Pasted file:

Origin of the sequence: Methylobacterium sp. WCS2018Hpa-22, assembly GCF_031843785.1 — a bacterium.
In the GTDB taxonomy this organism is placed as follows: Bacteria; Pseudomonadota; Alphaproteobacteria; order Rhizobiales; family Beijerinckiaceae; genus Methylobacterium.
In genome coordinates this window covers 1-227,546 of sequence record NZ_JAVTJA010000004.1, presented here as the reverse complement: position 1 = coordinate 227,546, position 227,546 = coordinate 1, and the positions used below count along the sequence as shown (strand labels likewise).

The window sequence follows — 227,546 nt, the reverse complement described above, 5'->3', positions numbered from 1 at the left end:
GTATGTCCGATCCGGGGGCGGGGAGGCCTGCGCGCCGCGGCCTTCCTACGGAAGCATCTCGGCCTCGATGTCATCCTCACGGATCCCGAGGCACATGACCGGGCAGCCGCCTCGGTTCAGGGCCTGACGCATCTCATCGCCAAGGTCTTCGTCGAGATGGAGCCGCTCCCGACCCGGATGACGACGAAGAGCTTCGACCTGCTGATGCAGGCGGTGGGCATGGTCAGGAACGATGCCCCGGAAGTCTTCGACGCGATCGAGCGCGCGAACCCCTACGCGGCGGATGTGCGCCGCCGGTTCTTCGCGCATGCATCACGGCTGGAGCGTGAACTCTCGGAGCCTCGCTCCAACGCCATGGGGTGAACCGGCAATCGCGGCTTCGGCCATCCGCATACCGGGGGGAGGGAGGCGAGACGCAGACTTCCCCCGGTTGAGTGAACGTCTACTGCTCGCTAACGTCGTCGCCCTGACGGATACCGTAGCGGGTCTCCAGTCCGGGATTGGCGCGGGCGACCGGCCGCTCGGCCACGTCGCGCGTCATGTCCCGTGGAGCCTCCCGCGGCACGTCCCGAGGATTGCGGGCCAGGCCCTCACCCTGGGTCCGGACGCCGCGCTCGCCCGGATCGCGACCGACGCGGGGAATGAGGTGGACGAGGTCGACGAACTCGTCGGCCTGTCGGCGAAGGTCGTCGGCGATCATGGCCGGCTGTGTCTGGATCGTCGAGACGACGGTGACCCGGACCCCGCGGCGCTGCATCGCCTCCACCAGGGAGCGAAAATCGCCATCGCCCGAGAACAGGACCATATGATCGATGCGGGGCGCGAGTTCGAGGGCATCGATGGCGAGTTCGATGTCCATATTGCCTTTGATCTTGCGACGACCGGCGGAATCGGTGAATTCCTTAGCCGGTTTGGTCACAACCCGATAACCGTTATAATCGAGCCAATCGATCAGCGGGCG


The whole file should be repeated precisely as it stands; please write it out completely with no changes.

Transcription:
Origin of the sequence: Methylobacterium sp. WCS2018Hpa-22, assembly GCF_031843785.1 — a bacterium.
In the GTDB taxonomy this organism is placed as follows: Bacteria; Pseudomonadota; Alphaproteobacteria; order Rhizobiales; family Beijerinckiaceae; genus Methylobacterium.
In genome coordinates this window covers 1-227,546 of sequence record NZ_JAVTJA010000004.1, presented here as the reverse complement: position 1 = coordinate 227,546, position 227,546 = coordinate 1, and the positions used below count along the sequence as shown (strand labels likewise).

The window sequence follows — 227,546 nt, the reverse complement described above, 5'->3', positions numbered from 1 at the left end:
GTATGTCCGATCCGGGGGCGGGGAGGCCTGCGCGCCGCGGCCTTCCTACGGAAGCATCTCGGCCTCGATGTCATCCTCACGGATCCCGAGGCACATGACCGGGCAGCCGCCTCGGTTCAGGGCCTGACGCATCTCATCGCCAAGGTCTTCGTCGAGATGGAGCCGCTCCCGACCCGGATGACGACGAAGAGCTTCGACCTGCTGATGCAGGCGGTGGGCATGGTCAGGAACGATGCCCCGGAAGTCTTCGACGCGATCGAGCGCGCGAACCCCTACGCGGCGGATGTGCGCCGCCGGTTCTTCGCGCATGCATCACGGCTGGAGCGTGAACTCTCGGAGCCTCGCTCCAACGCCATGGGGTGAACCGGCAATCGCGGCTTCGGCCATCCGCATACCGGGGGGAGGGAGGCGAGACGCAGACTTCCCCCGGTTGAGTGAACGTCTACTGCTCGCTAACGTCGTCGCCCTGACGGATACCGTAGCGGGTCTCCAGTCCGGGATTGGCGCGGGCGACCGGCCGCTCGGCCACGTCGCGCGTCATGTCCCGTGGAGCCTCCCGCGGCACGTCCCGAGGATTGCGGGCCAGGCCCTCACCCTGGGTCCGGACGCCGCGCTCGCCCGGATCGCGACCGACGCGGGGAATGAGGTGGACGAGGTCGACGAACTCGTCGGCCTGTCGGCGAAGGTCGTCGGCGATCATGGCCGGCTGTGTCTGGATCGTCGAGACGACGGTGACCCGGACCCCGCGGCGCTGCATCGCCTCCACCAGGGAGCGAAAATCGCCATCGCCCGAGAACAGGACCATATGATCGATGCGGGGCGCGAGTTCGAGGGCATCGATGGCGAGTTCGATGTCCATATTGCCTTTGATCTTGCGACGACCGGCGGAATCGGTGAATTCCTTAGCCGGTTTGGTCACAACCCGATAACCGTTATAATCGAGCCAATCGATCAGCGGGCG